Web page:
Are you sick of all the Sanjaya around you? I am. So I tackled our latest um, bootant? It’s a word now, okay? Over at Blogcritics I wrote:
Chris Sligh has always impressed me as a man with a plan. Walking into the sixth season of American Idol, he and his fellow contestants obviously had to have an idea of how the show works. I don’t doubt that he’s genuinely snarky, but his quip during the auditions (“I’m here to make David Hasselhoff cry”) was pretty much an indicator of Idol things to come: nicely calculated to make an impression on the judges and the viewers at home without offending anybody save The Hoff’s German fans (who can’t vote) and those who are in eternal mourning for the cleavage that was Baywatch (who wouldn’t vote for him anyway).
By the time the top 24 were finalized, however, it must have been obvious to him that he hadn’t landed in the two prime Idol spots that gets everybody talking: the best of the best and the worst of the rest. The girls pretty much had a lockdown on the best section while Antonella Barba and Sanjaya Malakar were shoo-ins for the worst (Sanjaya fans, please don’t email me, I know you love him already. Believe me, how I know!).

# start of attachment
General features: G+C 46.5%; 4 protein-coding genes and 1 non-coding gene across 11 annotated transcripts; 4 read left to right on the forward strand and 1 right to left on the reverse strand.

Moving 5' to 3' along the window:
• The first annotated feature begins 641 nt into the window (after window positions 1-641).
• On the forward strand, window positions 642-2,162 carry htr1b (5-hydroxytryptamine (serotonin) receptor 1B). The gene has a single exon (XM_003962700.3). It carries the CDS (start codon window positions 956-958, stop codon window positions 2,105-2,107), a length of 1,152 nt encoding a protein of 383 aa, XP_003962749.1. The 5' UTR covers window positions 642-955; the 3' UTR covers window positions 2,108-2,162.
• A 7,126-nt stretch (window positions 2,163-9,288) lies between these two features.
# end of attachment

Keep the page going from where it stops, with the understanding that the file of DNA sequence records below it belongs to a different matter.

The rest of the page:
Haley Scarnato would sometimes stray over to the latter group but her problem is a personality vacuum more than anything else; she has it patched up with her wardrobe for now but it won’t last. Blake Lewis gets into the former by default because he’s young, pretty and beatboxes when he isn’t singing; he also knows songs from the 90s and has that elusive thing called personality, which means the rest of the guys are pretty much screwed no matter how much Timberlake or Nosferatu they channel.
So there are only two other options left to stand out: either bring something “different” to the table or make your way up the controversy rankings. I don’t know if Sligh made a conscious decision to try each of these out but try them he did and failed every time.